(Before you read this post, know this is not a statement on working moms. I believe God has a different plan for each of us–each family. Some are called to stay home with their children. Others are called into the world to become Christ’s healing balm to a hurting world. And still others are called to do both. As moms, the best thing we can do is draw near to God each and every day, find out what He wants us to do, then do it, knowing if we do that, our efforts will please Him.)
I’ve stayed home for just over sixteen years now, and for sixteen years, I’ve struggled with wanting to do more–something that counts, that won’t be undone by the end of the day. This was especially tough when our daughter was young. Most of my days, it seemed, were spent wiping noses, cleaning spills, and picking up toys that would only find their way back to the floor. This doesn’t mean I didn’t cherish my time with our daughter. I did! I wouldn’t trade our snuggle times for anything! But every once in a while, I wanted to do something “significant.” Something with tangible results. But each time, God would remind me, “What you’re doing matters.”
My feelings weren’t unique. In fact, my older sister is struggling with similar feelings right now. With a master’s degree, and following on the tails of a busy, very fulfilling career, the transition from career world to diaper-changing has been tough. Couple this with her deep sense of compassion for a hurting world and her desire to reach out, and it’s easy to understand why she struggles. Intellectually, she knows this is a phase, that God’s not through with her, but there are days she feels tucked away on a shelf.
Last week, these feelings returned in full force. Not far from Baltimore, she’s fully aware of the deep needs all around her–broken children in broken homes, people sleeping on the street, fighting addiction, hopelessness. She attends a church passionate about outreach, and although her family gets involved when they can, she longs to do more!
You can’t live in close communion with God and not feel His pain for the broken, His sorrow over sin.
This sorrow, infused by the heart of the Father, has stirred within her a desire for action. It’s led her to dream big, praying God would go before her and open wide the doors for ministry.
And yet, each day, doors seem to close. She’s not changing the world. She’s changing diapers instead.
“I started to throw myself a pity party,” she said. “I wanted to know why God wasn’t using me. I’d pray, ‘Lord, just place ONE person in my path today, just one, whom I can love on.’”
Nothing. Even the homeless people she once gave lunches to seemed to disappear. And so, she continued on, trudging through, struggling just to keep up with her Bible reading amidst the chaos of raising toddlers.
In fact, one week she didn’t finish her study, and she almost didn’t make it to her small group. She even considered not going. What would it hurt to miss one day?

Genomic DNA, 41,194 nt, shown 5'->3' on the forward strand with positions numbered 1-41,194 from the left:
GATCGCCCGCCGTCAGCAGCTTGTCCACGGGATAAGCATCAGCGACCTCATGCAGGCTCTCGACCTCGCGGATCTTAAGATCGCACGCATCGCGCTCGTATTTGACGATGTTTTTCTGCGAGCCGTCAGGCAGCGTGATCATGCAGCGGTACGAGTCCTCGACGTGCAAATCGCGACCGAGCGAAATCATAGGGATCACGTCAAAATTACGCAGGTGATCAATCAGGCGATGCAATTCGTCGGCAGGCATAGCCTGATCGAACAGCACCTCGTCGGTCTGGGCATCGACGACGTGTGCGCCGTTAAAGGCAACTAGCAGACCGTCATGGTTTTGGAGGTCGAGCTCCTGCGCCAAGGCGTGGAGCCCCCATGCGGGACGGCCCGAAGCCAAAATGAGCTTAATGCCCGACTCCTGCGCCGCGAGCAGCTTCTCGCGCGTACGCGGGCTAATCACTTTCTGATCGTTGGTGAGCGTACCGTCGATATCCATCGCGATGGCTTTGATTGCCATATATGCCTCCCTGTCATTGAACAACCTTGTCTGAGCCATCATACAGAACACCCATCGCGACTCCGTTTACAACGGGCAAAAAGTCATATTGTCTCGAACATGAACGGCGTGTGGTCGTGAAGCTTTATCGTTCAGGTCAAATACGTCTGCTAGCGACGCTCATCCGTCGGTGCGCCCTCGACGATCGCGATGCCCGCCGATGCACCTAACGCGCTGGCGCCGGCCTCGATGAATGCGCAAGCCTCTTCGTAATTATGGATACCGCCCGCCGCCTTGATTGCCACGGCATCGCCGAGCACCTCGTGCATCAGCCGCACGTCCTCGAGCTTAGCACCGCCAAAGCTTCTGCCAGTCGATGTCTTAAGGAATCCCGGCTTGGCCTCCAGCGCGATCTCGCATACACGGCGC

But God had other plans. He didn’t want to chastise her for her pity party. He didn’t want to guilt her into being more, doing more. He saw His broken child and longed to be the lifter of her head.
“We were reading 1 Timothy chapter five. I’ve read it before. It’s a familiar passage, and one I’ve never paid much attention to. Except today, the words leapt out at me.”
1 Timothy 5:9 (NIV)
9 No widow may be put on the list of widows unless she is over sixty, has been faithful to her husband,10 and is well known for her good deeds, such as bringing up children, showing hospitality, washing the feet of the Lord’s people, helping those in trouble and devoting herself to all kinds of good deeds.
“In this verse, caring for your children is listed with caring for the poor and helping others,” she said.
In essence, God said to her, “What you are doing matters. A lot.”
Often, we want to do grand things for God–run a ministry or go on an international mission trip, and those are great things! But the little things, like caring for your children, sitting with a hurting neighbor, or spending time with a wounded friend, are just as important. Through this verse, God told Jesseca He was pleased with every snotty nose she wiped, every diaper she changed, every patty-cake she played.
God saw it all, every seemingly mundane task, and was saying, “Well done my good and faithful servant. My child.”
Might God be trying to say the same thing to you today?
Join us at Living by Grace as we talk about measuring ourselves by God’s standard, and resting in His love and acceptance. He may indeed call us to international missions, or He may call us to a story book and living room sofa. We may see “results” right away, or it may be years before we see the whys and hows. And that’s where trust comes in, knowing God loves us and is at work in and through us, every day. He’s fully present in the big and the small, and I believe He wants us to be fully present as well.
I’d love to hear from you. What area are you struggling to find purpose in right now? Maybe you’re in what appears to be a no-end job. Maybe you’re looking for a job, and can’t understand why God would leave you in a period of waiting. What might God be doing in your “interim”? And how can you be more present in the now?